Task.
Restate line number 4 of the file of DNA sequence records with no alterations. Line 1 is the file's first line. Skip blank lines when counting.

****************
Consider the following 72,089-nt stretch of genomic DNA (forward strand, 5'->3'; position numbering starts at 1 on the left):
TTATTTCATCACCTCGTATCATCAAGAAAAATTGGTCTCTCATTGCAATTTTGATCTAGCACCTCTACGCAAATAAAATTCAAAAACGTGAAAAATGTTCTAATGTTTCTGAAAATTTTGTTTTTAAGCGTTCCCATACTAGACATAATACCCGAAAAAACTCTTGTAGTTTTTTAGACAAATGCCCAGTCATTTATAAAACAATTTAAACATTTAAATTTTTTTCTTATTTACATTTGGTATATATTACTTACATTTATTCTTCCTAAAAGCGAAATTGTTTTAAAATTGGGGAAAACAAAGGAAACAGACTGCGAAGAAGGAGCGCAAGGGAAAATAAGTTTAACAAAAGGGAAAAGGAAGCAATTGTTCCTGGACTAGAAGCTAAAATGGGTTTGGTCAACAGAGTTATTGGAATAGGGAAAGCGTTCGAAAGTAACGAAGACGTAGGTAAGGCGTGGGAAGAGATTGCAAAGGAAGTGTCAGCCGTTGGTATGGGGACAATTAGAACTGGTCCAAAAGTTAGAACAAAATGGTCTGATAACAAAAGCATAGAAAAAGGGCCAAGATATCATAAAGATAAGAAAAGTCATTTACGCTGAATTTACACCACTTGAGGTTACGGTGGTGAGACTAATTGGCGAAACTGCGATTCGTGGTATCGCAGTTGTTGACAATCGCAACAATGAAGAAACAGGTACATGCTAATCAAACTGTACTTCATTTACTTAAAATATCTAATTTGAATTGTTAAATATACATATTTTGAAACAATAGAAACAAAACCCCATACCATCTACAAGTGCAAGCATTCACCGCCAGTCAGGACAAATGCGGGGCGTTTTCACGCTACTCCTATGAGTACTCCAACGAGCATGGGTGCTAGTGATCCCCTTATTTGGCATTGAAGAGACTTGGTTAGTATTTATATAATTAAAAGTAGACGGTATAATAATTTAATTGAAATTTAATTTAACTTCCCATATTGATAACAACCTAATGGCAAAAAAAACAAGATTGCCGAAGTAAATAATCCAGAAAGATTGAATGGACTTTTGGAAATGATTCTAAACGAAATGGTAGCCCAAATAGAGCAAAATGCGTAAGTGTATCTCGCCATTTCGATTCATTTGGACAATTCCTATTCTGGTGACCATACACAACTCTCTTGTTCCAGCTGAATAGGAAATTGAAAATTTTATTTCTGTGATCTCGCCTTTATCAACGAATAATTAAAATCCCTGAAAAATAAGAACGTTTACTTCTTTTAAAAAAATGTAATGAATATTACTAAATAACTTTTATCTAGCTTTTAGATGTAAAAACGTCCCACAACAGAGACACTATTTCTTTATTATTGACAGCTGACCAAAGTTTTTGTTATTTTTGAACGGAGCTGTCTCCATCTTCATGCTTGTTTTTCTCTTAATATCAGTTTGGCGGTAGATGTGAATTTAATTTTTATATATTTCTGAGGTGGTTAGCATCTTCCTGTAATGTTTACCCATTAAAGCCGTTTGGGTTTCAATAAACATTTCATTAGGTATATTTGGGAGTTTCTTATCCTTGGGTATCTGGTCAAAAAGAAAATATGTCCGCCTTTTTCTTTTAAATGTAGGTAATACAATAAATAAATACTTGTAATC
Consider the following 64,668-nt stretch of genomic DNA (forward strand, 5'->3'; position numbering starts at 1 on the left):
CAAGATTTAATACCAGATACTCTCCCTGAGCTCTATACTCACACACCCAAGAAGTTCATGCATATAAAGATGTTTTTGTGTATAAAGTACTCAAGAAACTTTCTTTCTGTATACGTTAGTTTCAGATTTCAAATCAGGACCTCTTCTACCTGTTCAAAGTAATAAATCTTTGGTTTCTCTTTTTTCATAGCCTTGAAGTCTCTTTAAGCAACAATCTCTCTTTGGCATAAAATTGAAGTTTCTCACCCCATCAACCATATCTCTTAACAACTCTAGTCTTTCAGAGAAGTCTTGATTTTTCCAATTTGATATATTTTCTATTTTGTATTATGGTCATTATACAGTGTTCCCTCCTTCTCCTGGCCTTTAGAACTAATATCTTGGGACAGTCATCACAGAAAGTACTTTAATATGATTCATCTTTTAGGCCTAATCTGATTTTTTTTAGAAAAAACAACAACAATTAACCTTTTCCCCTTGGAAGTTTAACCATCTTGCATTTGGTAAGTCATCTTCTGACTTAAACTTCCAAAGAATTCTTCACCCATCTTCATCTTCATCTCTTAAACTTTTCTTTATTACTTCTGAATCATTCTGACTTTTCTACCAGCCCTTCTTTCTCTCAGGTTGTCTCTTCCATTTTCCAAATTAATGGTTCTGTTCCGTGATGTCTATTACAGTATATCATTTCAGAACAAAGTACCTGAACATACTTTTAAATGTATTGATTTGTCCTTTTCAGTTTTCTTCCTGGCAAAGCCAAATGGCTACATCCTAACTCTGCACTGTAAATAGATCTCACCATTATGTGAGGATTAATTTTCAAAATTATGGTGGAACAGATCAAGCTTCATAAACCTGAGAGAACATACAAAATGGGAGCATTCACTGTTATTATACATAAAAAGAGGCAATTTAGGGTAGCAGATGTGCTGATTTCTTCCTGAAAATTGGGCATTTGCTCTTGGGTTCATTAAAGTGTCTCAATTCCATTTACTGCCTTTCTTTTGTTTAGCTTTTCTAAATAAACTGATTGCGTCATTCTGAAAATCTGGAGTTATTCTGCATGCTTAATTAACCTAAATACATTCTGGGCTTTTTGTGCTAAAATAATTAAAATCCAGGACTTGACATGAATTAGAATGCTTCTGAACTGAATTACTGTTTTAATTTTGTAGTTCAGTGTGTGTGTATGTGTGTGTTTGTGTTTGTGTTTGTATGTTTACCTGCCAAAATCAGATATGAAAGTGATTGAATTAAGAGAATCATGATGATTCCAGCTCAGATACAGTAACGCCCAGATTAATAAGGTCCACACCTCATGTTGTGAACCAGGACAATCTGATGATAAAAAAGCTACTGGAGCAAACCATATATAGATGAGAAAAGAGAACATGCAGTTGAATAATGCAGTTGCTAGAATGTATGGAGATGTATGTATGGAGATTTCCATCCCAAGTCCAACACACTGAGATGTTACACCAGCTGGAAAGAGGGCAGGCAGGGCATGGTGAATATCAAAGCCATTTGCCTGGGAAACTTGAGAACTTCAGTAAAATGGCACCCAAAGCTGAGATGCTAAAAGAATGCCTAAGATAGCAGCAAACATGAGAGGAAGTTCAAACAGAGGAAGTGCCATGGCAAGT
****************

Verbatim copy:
CAAGATTTAATACCAGATACTCTCCCTGAGCTCTATACTCACACACCCAAGAAGTTCATGCATATAAAGATGTTTTTGTGTATAAAGTACTCAAGAAACTTTCTTTCTGTATACGTTAGTTTCAGATTTCAAATCAGGACCTCTTCTACCTGTTCAAAGTAATAAATCTTTGGTTTCTCTTTTTTCATAGCCTTGAAGTCTCTTTAAGCAACAATCTCTCTTTGGCATAAAATTGAAGTTTCTCACCCCATCAACCATATCTCTTAACAACTCTAGTCTTTCAGAGAAGTCTTGATTTTTCCAATTTGATATATTTTCTATTTTGTATTATGGTCATTATACAGTGTTCCCTCCTTCTCCTGGCCTTTAGAACTAATATCTTGGGACAGTCATCACAGAAAGTACTTTAATATGATTCATCTTTTAGGCCTAATCTGATTTTTTTTAGAAAAAACAACAACAATTAACCTTTTCCCCTTGGAAGTTTAACCATCTTGCATTTGGTAAGTCATCTTCTGACTTAAACTTCCAAAGAATTCTTCACCCATCTTCATCTTCATCTCTTAAACTTTTCTTTATTACTTCTGAATCATTCTGACTTTTCTACCAGCCCTTCTTTCTCTCAGGTTGTCTCTTCCATTTTCCAAATTAATGGTTCTGTTCCGTGATGTCTATTACAGTATATCATTTCAGAACAAAGTACCTGAACATACTTTTAAATGTATTGATTTGTCCTTTTCAGTTTTCTTCCTGGCAAAGCCAAATGGCTACATCCTAACTCTGCACTGTAAATAGATCTCACCATTATGTGAGGATTAATTTTCAAAATTATGGTGGAACAGATCAAGCTTCATAAACCTGAGAGAACATACAAAATGGGAGCATTCACTGTTATTATACATAAAAAGAGGCAATTTAGGGTAGCAGATGTGCTGATTTCTTCCTGAAAATTGGGCATTTGCTCTTGGGTTCATTAAAGTGTCTCAATTCCATTTACTGCCTTTCTTTTGTTTAGCTTTTCTAAATAAACTGATTGCGTCATTCTGAAAATCTGGAGTTATTCTGCATGCTTAATTAACCTAAATACATTCTGGGCTTTTTGTGCTAAAATAATTAAAATCCAGGACTTGACATGAATTAGAATGCTTCTGAACTGAATTACTGTTTTAATTTTGTAGTTCAGTGTGTGTGTATGTGTGTGTTTGTGTTTGTGTTTGTATGTTTACCTGCCAAAATCAGATATGAAAGTGATTGAATTAAGAGAATCATGATGATTCCAGCTCAGATACAGTAACGCCCAGATTAATAAGGTCCACACCTCATGTTGTGAACCAGGACAATCTGATGATAAAAAAGCTACTGGAGCAAACCATATATAGATGAGAAAAGAGAACATGCAGTTGAATAATGCAGTTGCTAGAATGTATGGAGATGTATGTATGGAGATTTCCATCCCAAGTCCAACACACTGAGATGTTACACCAGCTGGAAAGAGGGCAGGCAGGGCATGGTGAATATCAAAGCCATTTGCCTGGGAAACTTGAGAACTTCAGTAAAATGGCACCCAAAGCTGAGATGCTAAAAGAATGCCTAAGATAGCAGCAAACATGAGAGGAAGTTCAAACAGAGGAAGTGCCATGGCAAGT